To conclude this part, I want to show you another “interpretation” of Life on Earth, using the three Domain classification and a specific cellular component that all life possesses.  Specifically, this is ribosomal ribonucleic acid (rRNA).  I won’t go into the details of rRNA but I will say two things.  First, rRNA is a component of ribosomes (an organelle in cells) that is essential for protein synthesis.  Second, since it is found in all of life (bacteria, plants, animals, fungi and protists), it can be used as a “marker” to compare species to one another.  Thus, the more closely related two species or groups are, the closer their branches will be to each other.  In addition, looking at rRNA can also give you a sense of the genetic diversity of Life on Earth.  This puts all organisms on equal footing in a comparison of all life on Earth.  This was Carl Woese’s idea and this is what he came up with:


Looks more like a shrub than a tree don’t you think?  Based on this view of life on Earth, the vast majority of the genetic diversity is found in the microbial world.  That one branch that says “we are here” does not represent humans, it represents all animal life.  From a genetic perspective humans are a pretty insignificant component of the pool of life on Earth.  Such a revelation is something Lovecraft would have certainly appreciated.

This “rRNA” view of life on Earth correlates well with HPL’s philosophy.  For example, this quote comes from Collected Essays, Volume 3 – Science (edited by S.T. Joshi)…”Man, so far from being the central and supreme object of Nature, is clearly demonstrated to be a mere incident, perhaps an accident, of a natural scheme whose boundless reach relegates him to total insignificance.” – HPL.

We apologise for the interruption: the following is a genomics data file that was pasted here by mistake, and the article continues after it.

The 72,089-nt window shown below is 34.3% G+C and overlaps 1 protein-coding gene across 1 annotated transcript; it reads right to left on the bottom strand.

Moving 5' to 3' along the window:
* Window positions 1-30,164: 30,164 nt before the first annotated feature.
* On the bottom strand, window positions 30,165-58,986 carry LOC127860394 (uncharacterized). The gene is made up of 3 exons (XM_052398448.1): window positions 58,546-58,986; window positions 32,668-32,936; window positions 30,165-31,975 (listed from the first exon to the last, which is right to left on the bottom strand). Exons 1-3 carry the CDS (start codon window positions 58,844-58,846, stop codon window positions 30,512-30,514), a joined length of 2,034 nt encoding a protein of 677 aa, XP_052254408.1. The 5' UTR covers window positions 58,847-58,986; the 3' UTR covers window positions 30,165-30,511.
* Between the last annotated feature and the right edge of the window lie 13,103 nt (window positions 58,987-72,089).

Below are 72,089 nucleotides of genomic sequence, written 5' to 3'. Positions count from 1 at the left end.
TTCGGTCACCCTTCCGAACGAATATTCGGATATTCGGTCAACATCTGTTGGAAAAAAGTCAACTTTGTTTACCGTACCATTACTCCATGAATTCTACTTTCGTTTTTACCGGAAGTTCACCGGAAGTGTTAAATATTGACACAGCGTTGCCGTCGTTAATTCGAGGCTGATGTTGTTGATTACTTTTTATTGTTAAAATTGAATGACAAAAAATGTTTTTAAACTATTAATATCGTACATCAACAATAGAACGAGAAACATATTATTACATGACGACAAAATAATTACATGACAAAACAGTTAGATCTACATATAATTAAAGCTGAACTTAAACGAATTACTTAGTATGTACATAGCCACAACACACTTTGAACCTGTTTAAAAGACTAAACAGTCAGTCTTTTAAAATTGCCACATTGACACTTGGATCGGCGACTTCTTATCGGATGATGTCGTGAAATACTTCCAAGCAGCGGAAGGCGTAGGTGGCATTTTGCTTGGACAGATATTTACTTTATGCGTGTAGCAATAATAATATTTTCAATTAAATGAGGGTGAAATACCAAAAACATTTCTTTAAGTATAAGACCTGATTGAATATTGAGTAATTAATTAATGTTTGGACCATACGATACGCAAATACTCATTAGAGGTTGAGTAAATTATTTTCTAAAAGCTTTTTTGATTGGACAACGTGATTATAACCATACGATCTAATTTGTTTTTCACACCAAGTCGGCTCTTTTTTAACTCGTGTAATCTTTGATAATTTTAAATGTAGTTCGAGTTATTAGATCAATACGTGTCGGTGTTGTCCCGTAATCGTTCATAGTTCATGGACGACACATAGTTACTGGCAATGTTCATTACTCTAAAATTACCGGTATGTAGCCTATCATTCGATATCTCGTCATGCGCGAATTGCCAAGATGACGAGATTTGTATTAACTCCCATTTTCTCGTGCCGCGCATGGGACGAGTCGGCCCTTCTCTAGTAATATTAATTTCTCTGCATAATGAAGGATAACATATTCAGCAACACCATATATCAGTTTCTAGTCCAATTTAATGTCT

Next time I will be talking about Derleth’s taxonomic description of the Old Ones.

Thank you.



7 thoughts on “Necronomicon Convention talk on Biology of the Old Ones, Part I – taxonomic description of Life on Earth

    1. No problem and thank you for checking the blog out. I’m glad you are checking it out. I was hoping people who could not attend the talk would be able to see the blog. In addition, it give me a chance to expand on the presentation itself.
      Thanks again!

  1. Hi! Continuing with my commenting. I find I’m making these rather short…

    Very interesting stuff. I agree in the term that humans are fairly normal compared to the other life on earth. I mean this relatively (actually, anything can be relatively boring or interesting).